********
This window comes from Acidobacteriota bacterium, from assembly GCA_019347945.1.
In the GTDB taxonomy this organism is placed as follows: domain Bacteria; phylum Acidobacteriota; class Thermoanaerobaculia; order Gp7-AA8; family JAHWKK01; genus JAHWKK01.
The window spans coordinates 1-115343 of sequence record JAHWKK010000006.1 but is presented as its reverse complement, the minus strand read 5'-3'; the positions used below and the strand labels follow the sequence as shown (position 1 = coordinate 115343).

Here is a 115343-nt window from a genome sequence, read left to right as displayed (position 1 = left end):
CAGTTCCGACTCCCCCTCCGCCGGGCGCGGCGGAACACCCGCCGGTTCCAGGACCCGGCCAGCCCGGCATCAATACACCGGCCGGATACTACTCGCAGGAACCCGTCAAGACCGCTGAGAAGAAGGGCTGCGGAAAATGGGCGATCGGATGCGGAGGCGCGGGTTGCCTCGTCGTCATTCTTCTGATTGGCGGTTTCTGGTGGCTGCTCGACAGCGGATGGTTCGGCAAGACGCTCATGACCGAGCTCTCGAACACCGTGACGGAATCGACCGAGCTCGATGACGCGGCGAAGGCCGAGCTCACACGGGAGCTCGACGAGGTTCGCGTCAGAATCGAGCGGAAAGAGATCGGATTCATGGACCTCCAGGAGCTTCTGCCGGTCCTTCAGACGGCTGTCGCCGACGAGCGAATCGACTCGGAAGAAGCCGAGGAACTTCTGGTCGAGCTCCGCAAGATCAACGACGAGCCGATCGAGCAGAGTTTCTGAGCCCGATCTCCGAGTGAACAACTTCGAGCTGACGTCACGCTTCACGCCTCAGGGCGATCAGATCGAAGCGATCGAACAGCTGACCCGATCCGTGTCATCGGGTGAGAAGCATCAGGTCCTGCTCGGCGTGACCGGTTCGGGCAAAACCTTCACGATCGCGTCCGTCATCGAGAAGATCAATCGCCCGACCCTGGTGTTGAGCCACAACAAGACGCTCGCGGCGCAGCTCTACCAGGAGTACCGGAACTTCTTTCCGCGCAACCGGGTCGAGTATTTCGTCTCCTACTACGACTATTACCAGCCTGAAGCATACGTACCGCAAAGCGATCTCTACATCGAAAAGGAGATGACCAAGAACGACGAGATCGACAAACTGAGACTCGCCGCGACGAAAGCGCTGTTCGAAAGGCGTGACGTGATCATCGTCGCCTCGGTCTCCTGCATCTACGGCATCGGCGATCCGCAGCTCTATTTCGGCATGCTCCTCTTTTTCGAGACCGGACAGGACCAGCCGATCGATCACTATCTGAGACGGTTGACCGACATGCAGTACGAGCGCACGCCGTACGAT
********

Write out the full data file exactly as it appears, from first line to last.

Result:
This window comes from Acidobacteriota bacterium, from assembly GCA_019347945.1.
In the GTDB taxonomy this organism is placed as follows: domain Bacteria; phylum Acidobacteriota; class Thermoanaerobaculia; order Gp7-AA8; family JAHWKK01; genus JAHWKK01.
The window spans coordinates 1-115343 of sequence record JAHWKK010000006.1 but is presented as its reverse complement, the minus strand read 5'-3'; the positions used below and the strand labels follow the sequence as shown (position 1 = coordinate 115343).

Here is a 115343-nt window from a genome sequence, read left to right as displayed (position 1 = left end):
CAGTTCCGACTCCCCCTCCGCCGGGCGCGGCGGAACACCCGCCGGTTCCAGGACCCGGCCAGCCCGGCATCAATACACCGGCCGGATACTACTCGCAGGAACCCGTCAAGACCGCTGAGAAGAAGGGCTGCGGAAAATGGGCGATCGGATGCGGAGGCGCGGGTTGCCTCGTCGTCATTCTTCTGATTGGCGGTTTCTGGTGGCTGCTCGACAGCGGATGGTTCGGCAAGACGCTCATGACCGAGCTCTCGAACACCGTGACGGAATCGACCGAGCTCGATGACGCGGCGAAGGCCGAGCTCACACGGGAGCTCGACGAGGTTCGCGTCAGAATCGAGCGGAAAGAGATCGGATTCATGGACCTCCAGGAGCTTCTGCCGGTCCTTCAGACGGCTGTCGCCGACGAGCGAATCGACTCGGAAGAAGCCGAGGAACTTCTGGTCGAGCTCCGCAAGATCAACGACGAGCCGATCGAGCAGAGTTTCTGAGCCCGATCTCCGAGTGAACAACTTCGAGCTGACGTCACGCTTCACGCCTCAGGGCGATCAGATCGAAGCGATCGAACAGCTGACCCGATCCGTGTCATCGGGTGAGAAGCATCAGGTCCTGCTCGGCGTGACCGGTTCGGGCAAAACCTTCACGATCGCGTCCGTCATCGAGAAGATCAATCGCCCGACCCTGGTGTTGAGCCACAACAAGACGCTCGCGGCGCAGCTCTACCAGGAGTACCGGAACTTCTTTCCGCGCAACCGGGTCGAGTATTTCGTCTCCTACTACGACTATTACCAGCCTGAAGCATACGTACCGCAAAGCGATCTCTACATCGAAAAGGAGATGACCAAGAACGACGAGATCGACAAACTGAGACTCGCCGCGACGAAAGCGCTGTTCGAAAGGCGTGACGTGATCATCGTCGCCTCGGTCTCCTGCATCTACGGCATCGGCGATCCGCAGCTCTATTTCGGCATGCTCCTCTTTTTCGAGACCGGACAGGACCAGCCGATCGATCACTATCTGAGACGGTTGACCGACATGCAGTACGAGCGCACGCCGTACGAT